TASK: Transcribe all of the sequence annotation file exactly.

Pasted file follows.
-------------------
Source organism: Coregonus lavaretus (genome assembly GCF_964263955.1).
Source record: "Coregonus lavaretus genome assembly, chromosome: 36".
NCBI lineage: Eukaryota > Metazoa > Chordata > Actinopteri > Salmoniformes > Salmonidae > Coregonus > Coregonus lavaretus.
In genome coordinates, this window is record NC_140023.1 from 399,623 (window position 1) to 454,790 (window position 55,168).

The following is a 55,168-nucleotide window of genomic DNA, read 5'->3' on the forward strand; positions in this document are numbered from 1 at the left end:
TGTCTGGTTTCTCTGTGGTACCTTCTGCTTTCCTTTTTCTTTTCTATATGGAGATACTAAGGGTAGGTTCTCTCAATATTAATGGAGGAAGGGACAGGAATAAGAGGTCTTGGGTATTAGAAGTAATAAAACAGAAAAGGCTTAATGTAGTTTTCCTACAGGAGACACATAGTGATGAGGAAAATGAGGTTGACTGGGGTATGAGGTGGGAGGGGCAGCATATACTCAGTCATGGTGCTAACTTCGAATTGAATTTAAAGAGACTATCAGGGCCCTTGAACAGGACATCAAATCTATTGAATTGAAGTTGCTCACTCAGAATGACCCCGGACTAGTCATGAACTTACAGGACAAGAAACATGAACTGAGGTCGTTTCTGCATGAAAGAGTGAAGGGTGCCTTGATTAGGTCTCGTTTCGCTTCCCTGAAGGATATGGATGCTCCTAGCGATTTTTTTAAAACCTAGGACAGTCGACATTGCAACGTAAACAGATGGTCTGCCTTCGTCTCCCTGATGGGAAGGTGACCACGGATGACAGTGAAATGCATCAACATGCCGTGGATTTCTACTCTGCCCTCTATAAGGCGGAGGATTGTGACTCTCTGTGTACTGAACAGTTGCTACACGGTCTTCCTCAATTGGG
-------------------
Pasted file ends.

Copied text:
Source organism: Coregonus lavaretus (genome assembly GCF_964263955.1).
Source record: "Coregonus lavaretus genome assembly, chromosome: 36".
NCBI lineage: Eukaryota > Metazoa > Chordata > Actinopteri > Salmoniformes > Salmonidae > Coregonus > Coregonus lavaretus.
In genome coordinates, this window is record NC_140023.1 from 399,623 (window position 1) to 454,790 (window position 55,168).

The following is a 55,168-nucleotide window of genomic DNA, read 5'->3' on the forward strand; positions in this document are numbered from 1 at the left end:
TGTCTGGTTTCTCTGTGGTACCTTCTGCTTTCCTTTTTCTTTTCTATATGGAGATACTAAGGGTAGGTTCTCTCAATATTAATGGAGGAAGGGACAGGAATAAGAGGTCTTGGGTATTAGAAGTAATAAAACAGAAAAGGCTTAATGTAGTTTTCCTACAGGAGACACATAGTGATGAGGAAAATGAGGTTGACTGGGGTATGAGGTGGGAGGGGCAGCATATACTCAGTCATGGTGCTAACTTCGAATTGAATTTAAAGAGACTATCAGGGCCCTTGAACAGGACATCAAATCTATTGAATTGAAGTTGCTCACTCAGAATGACCCCGGACTAGTCATGAACTTACAGGACAAGAAACATGAACTGAGGTCGTTTCTGCATGAAAGAGTGAAGGGTGCCTTGATTAGGTCTCGTTTCGCTTCCCTGAAGGATATGGATGCTCCTAGCGATTTTTTTAAAACCTAGGACAGTCGACATTGCAACGTAAACAGATGGTCTGCCTTCGTCTCCCTGATGGGAAGGTGACCACGGATGACAGTGAAATGCATCAACATGCCGTGGATTTCTACTCTGCCCTCTATAAGGCGGAGGATTGTGACTCTCTGTGTACTGAACAGTTGCTACACGGTCTTCCTCAATTGGG